Ahupua'a

A traditional Hawaiian approach to sustainable watershed management, also called "Ridges to Reefs", "White Water to Blue Water", " Summit to Sea"

Ahupua`a. The concept of private property was unknown to ancient Hawaiians, but they did follow a complex system of land division. All land was controlled ultimately by the highest chief or king who held it in trust for the whole population. Who supervised these lands was designated by the king based on rank and standing. A whole island, or mokupuni, was divided in smaller parts, down to a basic unit belonging to a single family.

Each mokupuni was divided into several moku, the largest units within each island, usually wedge-shaped and running from the mountain crest to shore. O`ahu was divided into six moku.

Each moku was divided into ahupua`a, narrower wedge-shaped land sections that again ran from the mountains to the sea. The size of the ahupua`a depended on the resources of the area with poorer agricultural regions split into larger ahupua`a to compensate for the relative lack of natural abundance. Each ahupua`a was ruled by an ali`i or local chief and administered by a konohiki.

Within the ahupua`a, `ili were smaller divisions (two or three per ahupua`a) that constituted the estate of the chief. Each `ili could be formed of noncontiguous pieces called lele, or jumps. Mo`o were sections of the `ili that were arable; usually these agricultural units did not extend to the sea. Smaller yet were the kuleana, or land tracts used by the common people for cultivation of crops. The size of kuleana, like the size of ahupua`a, depended on the natural fertility and abundance of the land.

The ancient ahupua`a, the basic self-sustaining unit, extended elements of Hawaiian spirituality into the natural landscape. Amidst a belief system that emphasized the interrelationship of elements and beings, the ahupua`a contained those interrelationships in the activities of daily and seasonal life.

Shaped by island geography, each ahupua`a was a wedge-shaped area of land running from the uplands to the sea, following the natural boundaries of the watershed. Each ahupua`a contained the resources the human community needed, from fish and salt, to fertile land for farming taro or sweet potato, to koa and other trees growing in upslope areas. Villagers from the coast traded fish for other foods or for wood to build canoes and houses. Specialized knowledge and resources peculiar to a small area were also shared among ahupua`a.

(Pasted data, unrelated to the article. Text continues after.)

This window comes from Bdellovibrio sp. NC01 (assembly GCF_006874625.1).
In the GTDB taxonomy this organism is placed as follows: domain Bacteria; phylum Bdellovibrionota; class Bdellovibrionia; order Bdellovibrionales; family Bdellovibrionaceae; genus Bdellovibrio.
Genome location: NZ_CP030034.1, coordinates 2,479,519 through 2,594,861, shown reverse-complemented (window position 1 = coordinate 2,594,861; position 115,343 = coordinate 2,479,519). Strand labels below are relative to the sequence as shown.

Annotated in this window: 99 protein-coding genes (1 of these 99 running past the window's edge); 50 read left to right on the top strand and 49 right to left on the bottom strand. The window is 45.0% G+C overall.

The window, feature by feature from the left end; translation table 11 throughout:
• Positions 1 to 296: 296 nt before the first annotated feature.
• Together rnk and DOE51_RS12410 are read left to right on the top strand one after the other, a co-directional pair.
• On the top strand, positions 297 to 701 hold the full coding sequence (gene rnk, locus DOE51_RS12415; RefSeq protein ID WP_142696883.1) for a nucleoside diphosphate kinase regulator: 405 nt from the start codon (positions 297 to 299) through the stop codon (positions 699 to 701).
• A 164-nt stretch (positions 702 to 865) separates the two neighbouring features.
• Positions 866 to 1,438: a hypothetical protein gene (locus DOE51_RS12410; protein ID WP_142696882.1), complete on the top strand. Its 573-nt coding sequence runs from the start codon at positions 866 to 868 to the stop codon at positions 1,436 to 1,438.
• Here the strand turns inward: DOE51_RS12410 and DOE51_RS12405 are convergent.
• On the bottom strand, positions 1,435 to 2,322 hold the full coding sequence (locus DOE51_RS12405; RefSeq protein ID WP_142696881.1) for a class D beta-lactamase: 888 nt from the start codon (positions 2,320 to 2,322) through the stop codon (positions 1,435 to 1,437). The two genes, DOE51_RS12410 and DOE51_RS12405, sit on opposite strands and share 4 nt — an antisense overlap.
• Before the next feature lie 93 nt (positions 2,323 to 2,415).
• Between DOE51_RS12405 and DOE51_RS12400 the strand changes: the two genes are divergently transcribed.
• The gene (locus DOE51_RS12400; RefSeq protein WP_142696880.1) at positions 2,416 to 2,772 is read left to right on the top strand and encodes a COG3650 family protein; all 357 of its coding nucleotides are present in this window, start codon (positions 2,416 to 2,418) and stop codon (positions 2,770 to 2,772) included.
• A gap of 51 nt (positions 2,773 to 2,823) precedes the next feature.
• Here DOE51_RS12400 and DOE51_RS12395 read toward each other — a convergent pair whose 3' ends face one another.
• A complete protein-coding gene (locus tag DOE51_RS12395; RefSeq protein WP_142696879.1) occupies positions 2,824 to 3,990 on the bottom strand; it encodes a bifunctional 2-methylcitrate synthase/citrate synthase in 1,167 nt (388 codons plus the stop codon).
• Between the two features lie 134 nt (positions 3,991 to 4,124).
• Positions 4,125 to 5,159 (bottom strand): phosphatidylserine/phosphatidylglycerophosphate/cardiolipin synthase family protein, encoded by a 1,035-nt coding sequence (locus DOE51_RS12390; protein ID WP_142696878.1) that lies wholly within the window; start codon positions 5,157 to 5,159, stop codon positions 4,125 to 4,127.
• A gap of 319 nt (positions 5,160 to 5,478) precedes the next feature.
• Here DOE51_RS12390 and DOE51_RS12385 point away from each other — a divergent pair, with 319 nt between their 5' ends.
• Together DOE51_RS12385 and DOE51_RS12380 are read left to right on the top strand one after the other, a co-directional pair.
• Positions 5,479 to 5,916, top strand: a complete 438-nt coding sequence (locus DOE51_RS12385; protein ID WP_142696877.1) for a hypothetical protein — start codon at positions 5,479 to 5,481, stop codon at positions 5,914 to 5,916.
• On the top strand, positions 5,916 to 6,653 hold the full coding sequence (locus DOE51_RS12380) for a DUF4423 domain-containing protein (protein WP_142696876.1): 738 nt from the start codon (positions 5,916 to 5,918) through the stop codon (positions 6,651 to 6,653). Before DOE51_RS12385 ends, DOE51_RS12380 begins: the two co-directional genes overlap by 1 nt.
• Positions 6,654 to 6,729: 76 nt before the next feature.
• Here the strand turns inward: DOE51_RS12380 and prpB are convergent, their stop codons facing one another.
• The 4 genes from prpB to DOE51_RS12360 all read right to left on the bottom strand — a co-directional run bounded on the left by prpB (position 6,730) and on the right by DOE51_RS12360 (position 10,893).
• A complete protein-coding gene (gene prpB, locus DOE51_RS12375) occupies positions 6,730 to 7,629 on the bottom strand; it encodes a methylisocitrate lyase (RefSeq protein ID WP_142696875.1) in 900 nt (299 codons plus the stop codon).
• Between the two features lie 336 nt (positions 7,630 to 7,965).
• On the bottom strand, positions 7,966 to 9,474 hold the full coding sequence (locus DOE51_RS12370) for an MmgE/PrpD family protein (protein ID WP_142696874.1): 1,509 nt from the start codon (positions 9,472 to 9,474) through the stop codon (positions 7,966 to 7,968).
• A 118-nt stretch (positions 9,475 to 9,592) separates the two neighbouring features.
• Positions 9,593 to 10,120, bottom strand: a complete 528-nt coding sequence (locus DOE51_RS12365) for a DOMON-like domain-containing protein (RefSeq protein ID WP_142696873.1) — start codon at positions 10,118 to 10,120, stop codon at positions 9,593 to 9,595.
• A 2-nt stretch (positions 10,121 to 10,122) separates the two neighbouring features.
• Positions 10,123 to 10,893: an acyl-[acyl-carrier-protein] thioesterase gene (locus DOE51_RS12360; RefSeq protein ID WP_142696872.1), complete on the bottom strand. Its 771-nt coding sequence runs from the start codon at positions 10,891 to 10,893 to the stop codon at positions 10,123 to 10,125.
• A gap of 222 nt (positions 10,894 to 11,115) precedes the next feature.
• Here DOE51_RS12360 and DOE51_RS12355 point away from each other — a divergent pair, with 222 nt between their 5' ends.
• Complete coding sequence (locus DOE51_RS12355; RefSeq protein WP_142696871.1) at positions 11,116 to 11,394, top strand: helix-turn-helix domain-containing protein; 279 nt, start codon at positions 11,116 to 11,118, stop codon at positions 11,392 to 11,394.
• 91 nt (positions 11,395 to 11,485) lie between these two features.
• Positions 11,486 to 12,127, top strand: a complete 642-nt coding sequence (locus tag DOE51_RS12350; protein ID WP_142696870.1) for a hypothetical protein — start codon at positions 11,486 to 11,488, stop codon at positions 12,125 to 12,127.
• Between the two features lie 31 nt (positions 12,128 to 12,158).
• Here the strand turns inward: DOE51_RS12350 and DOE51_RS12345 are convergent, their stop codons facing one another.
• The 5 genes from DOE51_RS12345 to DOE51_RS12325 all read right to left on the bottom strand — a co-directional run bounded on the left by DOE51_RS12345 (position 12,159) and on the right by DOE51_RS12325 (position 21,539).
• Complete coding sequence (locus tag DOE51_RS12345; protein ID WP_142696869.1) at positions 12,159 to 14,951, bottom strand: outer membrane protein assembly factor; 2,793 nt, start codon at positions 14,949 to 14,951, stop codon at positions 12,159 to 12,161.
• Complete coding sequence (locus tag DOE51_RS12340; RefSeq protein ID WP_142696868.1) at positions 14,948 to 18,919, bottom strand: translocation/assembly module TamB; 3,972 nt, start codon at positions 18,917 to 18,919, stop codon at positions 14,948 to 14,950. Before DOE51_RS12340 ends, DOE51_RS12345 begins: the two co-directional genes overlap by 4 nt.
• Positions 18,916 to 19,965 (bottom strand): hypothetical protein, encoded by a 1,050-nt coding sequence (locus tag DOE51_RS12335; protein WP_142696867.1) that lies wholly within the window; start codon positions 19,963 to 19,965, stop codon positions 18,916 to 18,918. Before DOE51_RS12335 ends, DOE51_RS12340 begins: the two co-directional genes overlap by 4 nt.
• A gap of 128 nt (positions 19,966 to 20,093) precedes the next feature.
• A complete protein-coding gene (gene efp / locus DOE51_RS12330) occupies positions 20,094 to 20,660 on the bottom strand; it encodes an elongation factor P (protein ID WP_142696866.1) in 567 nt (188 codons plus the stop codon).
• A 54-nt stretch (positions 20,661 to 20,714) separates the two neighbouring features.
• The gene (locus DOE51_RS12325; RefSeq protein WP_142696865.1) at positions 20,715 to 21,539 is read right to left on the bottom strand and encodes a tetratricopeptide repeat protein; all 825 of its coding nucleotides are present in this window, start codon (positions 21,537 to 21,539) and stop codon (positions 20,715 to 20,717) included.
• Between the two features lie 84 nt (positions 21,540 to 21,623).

Although there was no private ownership of property, land tenure of the maka`ainana (commoners) was stable. They paid weekly labor taxes and annual taxes to the konohiki, or local overseer, who collected goods to support the chief and his court. The konohiki supervised communal labor within the ahupua`a and also regulated land, water and ocean use.

Stewardship of the land and its resources was formalized through the kapu system. The kapu (taboo) - administered and enforced by konohiki and kahuna, or priests - placed restrictions on fishing certain species during specific seasons, on gathering and replacing certain plants, and on many aspects of social interaction as well. In this way, the community maintained a sustainable lifestyle. Through sharing resources and constantly working within the rhythms of their natural environment, Hawaiians enjoyed abundance and a quality lifestyle with leisure time for recreation during the harvest season of the year. This lifestyle also encouraged a high level of artistic achievement. Many crafts, including Hawaiian kapa and featherwork, were the finest in the Pacific. Hawaiians devoted themselves to competitive sport and martial arts as well as expression through dance and chant, creating rich traditions that continue today.

 

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